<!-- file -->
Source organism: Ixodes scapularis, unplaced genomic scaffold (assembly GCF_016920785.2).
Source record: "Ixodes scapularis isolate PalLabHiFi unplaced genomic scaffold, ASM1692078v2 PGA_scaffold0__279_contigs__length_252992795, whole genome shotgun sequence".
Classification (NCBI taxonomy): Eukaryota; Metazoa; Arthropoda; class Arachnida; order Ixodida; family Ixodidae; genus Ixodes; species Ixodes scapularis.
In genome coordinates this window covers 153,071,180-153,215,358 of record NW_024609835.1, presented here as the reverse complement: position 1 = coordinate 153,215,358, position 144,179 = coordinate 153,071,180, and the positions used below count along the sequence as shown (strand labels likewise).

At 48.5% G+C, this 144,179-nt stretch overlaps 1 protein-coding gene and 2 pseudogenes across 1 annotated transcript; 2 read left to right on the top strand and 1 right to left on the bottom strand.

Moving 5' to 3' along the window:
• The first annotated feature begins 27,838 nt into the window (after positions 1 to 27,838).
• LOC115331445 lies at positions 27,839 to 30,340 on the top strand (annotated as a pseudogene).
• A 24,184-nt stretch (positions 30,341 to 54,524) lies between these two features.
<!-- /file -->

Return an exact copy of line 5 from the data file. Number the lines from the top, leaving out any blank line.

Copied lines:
At 48.5% G+C, this 144,179-nt stretch overlaps 1 protein-coding gene and 2 pseudogenes across 1 annotated transcript; 2 read left to right on the top strand and 1 right to left on the bottom strand.